In 1911 Roman buildings were found near the Bridge of Matidia, along the south bank of the Fossa Traiana. They were uncovered when the Fossa was made wider and the banks were consolidated. Three areas were excavated on the south bank (only the central area can be recognized on the clickable plan) and one area on the north bank.
The oldest wall in the western rooms on the south bank is of opus mixtum (hatched on the plan below). It is 0.75 wide. Later eight travertine bases were placed on top, that supported brick piers (diam. 1.10), covered with plaster. The bases were at a distance of three to four metres from each other. Room a had a black-and-white mosaic floor with in the centre a small Bacchus and in the four corners heads representing the four seasons. In the centre of each side craters were depicted containing flowers and fruit. Below this floor coins were found of Antoninus Pius and Gallienus. In room b two steps led to a floor of opus sectile. In room c a round, brick well was found. To the east is a platform, A, that reached the ancient bank.
The western rooms. Gatti 1911, fig. 2.
The walls of the central rooms were of opus latericium and 0.50 wide. A curved part (a) had in the centre an opening towards the canal, 3.90 wide. On the outside it was reinforced by brick piers.
In this context mention may be made of a huge and very high, round hut near the Fossa Traiana. It was visited by K.V. von Bonstetten in the early 19th century (Schriften über Italien: 1800-1808, par. 200-204). In the hut lived some fifty shepherds. It had a diameter of sixty feet. It was built inside and on top of ancient ruins. The hut can perhaps be seen near the south bank of the Fossa on a map in the Catasto Alessandrino, from the years 1660-1661. If that is so then, in view of its position, it cannot be identical to the curved structure (assuming it formed part of a round structure), or of the round building 7. But it is worth mentioning anyway.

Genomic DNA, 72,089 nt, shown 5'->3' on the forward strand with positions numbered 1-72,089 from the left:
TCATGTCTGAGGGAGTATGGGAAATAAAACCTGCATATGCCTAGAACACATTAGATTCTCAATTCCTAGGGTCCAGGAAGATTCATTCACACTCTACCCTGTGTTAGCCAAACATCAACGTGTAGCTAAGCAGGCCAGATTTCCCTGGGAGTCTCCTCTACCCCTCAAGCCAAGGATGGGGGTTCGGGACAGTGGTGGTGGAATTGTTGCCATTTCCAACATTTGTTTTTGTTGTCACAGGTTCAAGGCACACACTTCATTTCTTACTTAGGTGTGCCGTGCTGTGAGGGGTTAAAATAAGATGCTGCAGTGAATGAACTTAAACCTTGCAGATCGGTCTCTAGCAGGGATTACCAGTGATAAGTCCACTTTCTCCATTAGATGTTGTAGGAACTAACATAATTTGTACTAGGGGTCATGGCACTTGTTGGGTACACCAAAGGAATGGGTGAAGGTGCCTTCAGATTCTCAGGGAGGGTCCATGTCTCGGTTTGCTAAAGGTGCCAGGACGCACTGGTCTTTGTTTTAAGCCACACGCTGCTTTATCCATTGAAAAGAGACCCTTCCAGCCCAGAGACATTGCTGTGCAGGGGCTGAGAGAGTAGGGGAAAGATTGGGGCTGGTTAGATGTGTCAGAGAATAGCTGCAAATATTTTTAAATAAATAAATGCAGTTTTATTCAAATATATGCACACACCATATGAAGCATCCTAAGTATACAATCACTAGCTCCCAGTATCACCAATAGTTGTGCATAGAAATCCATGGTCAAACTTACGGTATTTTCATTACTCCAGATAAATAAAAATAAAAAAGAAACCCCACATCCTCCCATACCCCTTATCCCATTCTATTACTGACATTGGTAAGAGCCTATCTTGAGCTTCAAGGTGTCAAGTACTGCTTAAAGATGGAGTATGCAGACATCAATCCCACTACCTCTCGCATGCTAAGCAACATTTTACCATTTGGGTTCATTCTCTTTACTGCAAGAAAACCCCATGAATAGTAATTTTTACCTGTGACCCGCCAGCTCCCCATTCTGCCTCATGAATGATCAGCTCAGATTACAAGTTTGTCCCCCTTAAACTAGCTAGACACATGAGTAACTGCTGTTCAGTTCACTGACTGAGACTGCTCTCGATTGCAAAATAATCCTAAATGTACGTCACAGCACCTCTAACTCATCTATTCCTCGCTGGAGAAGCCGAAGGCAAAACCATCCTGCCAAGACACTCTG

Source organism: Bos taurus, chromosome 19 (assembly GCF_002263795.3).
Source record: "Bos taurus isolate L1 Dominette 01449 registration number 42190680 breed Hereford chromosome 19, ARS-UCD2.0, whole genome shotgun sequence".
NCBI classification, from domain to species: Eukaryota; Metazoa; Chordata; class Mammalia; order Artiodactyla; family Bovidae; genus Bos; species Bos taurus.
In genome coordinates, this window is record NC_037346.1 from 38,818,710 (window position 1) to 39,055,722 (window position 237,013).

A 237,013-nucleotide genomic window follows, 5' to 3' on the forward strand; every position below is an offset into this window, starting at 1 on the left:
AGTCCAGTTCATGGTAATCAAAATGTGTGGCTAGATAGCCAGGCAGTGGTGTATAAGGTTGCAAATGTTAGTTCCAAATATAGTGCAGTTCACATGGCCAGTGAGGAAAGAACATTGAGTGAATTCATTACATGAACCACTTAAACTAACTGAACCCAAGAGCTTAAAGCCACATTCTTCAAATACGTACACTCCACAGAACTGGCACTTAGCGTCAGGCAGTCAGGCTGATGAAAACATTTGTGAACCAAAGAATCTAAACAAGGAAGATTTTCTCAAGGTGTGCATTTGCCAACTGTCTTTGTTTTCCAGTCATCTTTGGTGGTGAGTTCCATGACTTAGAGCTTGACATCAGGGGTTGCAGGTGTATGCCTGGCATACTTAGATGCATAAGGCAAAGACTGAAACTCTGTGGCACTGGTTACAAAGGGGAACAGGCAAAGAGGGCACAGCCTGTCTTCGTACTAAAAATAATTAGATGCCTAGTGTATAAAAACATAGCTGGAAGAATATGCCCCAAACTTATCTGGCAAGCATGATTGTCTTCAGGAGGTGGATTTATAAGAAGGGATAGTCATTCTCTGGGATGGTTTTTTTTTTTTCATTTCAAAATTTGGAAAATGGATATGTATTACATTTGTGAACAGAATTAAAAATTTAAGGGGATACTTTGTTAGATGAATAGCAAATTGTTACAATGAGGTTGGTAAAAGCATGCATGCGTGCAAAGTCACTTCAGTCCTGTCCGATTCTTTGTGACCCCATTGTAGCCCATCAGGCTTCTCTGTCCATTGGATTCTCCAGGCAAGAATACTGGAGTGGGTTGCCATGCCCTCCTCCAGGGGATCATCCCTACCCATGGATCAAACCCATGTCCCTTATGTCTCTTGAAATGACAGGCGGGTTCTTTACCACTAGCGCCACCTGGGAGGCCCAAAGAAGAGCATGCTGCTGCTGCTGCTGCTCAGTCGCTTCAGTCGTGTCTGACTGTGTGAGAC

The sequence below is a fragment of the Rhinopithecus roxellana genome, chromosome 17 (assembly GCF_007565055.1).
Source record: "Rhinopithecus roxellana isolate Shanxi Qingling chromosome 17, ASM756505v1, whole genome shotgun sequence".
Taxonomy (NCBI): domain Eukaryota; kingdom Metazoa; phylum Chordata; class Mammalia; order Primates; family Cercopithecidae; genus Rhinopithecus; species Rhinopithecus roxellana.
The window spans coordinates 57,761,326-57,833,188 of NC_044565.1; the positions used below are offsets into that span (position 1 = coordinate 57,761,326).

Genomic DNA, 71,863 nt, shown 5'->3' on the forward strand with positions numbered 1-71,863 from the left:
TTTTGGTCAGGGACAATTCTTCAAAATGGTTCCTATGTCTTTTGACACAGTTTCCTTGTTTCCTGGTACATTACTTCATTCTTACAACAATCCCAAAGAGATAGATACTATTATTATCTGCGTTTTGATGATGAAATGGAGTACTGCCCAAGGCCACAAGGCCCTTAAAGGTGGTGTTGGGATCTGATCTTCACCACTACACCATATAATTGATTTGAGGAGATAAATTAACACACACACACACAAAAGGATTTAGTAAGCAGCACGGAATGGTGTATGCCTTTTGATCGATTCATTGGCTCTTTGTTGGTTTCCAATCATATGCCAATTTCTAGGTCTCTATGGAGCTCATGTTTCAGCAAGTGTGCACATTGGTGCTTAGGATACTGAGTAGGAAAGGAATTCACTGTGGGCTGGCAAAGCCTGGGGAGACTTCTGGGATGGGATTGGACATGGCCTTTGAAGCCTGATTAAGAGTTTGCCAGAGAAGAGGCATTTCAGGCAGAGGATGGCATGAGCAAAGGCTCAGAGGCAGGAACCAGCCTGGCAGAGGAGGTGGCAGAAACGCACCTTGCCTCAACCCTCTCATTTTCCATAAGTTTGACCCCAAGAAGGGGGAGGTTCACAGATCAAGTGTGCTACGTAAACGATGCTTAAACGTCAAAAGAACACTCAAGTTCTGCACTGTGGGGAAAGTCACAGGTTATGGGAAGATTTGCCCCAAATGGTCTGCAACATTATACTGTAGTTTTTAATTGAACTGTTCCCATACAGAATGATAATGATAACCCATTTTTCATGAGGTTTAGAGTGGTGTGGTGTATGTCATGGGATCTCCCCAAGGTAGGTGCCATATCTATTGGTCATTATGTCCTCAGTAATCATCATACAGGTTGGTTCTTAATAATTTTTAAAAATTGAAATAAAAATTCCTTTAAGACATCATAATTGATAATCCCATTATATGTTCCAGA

The central rooms. Gatti 1911, fig. 3.
The map in the Catasto Alessandrino. A hut is on the upper right part.
In the centre of the eastern rooms is an entrance (a), 1.40 wide, with three travertine steps.
The eastern rooms. Gatti 1911, fig. 4.
Further rooms were found on the other bank of the canal, to the north-west of the western rooms on the south side. The walls are of opus reticulatum (w. 0.45) and opus latericium (w. 0.50). In one of the rooms five dolia defossa were found, one with the letters TI.
The rooms on the opposite side of the Fossa. Gatti 1911, fig. 5.
Many objects were found, including two fragments of a huge marble basin (labrum) decorated with heads of lions, a weight, part of an altar, fragments of sarcophagi, etcetera. They do not necessarily belong here, because in the early 19th century Roman remains had been used to reinforce the banks.